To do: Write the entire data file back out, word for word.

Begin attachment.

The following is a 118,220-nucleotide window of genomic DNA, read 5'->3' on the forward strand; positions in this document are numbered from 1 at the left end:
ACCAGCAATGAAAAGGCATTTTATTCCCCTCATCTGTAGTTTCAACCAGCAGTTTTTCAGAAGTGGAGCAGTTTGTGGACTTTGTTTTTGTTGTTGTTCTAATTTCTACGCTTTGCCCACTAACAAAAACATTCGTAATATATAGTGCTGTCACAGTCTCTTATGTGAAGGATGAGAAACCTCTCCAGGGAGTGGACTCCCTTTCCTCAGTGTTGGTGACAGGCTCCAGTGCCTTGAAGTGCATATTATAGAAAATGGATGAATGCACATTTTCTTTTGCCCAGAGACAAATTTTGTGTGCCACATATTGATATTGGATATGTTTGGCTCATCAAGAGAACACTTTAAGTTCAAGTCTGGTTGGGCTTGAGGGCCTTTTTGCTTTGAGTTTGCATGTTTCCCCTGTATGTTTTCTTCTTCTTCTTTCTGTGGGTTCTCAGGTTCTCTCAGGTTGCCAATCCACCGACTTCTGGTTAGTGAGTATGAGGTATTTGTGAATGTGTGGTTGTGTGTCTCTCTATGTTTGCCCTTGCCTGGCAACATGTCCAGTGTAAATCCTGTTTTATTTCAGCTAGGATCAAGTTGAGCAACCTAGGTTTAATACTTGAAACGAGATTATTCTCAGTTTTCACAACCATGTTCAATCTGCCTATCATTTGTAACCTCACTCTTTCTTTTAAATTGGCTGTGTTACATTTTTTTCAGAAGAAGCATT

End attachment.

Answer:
The following is a 118,220-nucleotide window of genomic DNA, read 5'->3' on the forward strand; positions in this document are numbered from 1 at the left end:
ACCAGCAATGAAAAGGCATTTTATTCCCCTCATCTGTAGTTTCAACCAGCAGTTTTTCAGAAGTGGAGCAGTTTGTGGACTTTGTTTTTGTTGTTGTTCTAATTTCTACGCTTTGCCCACTAACAAAAACATTCGTAATATATAGTGCTGTCACAGTCTCTTATGTGAAGGATGAGAAACCTCTCCAGGGAGTGGACTCCCTTTCCTCAGTGTTGGTGACAGGCTCCAGTGCCTTGAAGTGCATATTATAGAAAATGGATGAATGCACATTTTCTTTTGCCCAGAGACAAATTTTGTGTGCCACATATTGATATTGGATATGTTTGGCTCATCAAGAGAACACTTTAAGTTCAAGTCTGGTTGGGCTTGAGGGCCTTTTTGCTTTGAGTTTGCATGTTTCCCCTGTATGTTTTCTTCTTCTTCTTTCTGTGGGTTCTCAGGTTCTCTCAGGTTGCCAATCCACCGACTTCTGGTTAGTGAGTATGAGGTATTTGTGAATGTGTGGTTGTGTGTCTCTCTATGTTTGCCCTTGCCTGGCAACATGTCCAGTGTAAATCCTGTTTTATTTCAGCTAGGATCAAGTTGAGCAACCTAGGTTTAATACTTGAAACGAGATTATTCTCAGTTTTCACAACCATGTTCAATCTGCCTATCATTTGTAACCTCACTCTTTCTTTTAAATTGGCTGTGTTACATTTTTTTCAGAAGAAGCATT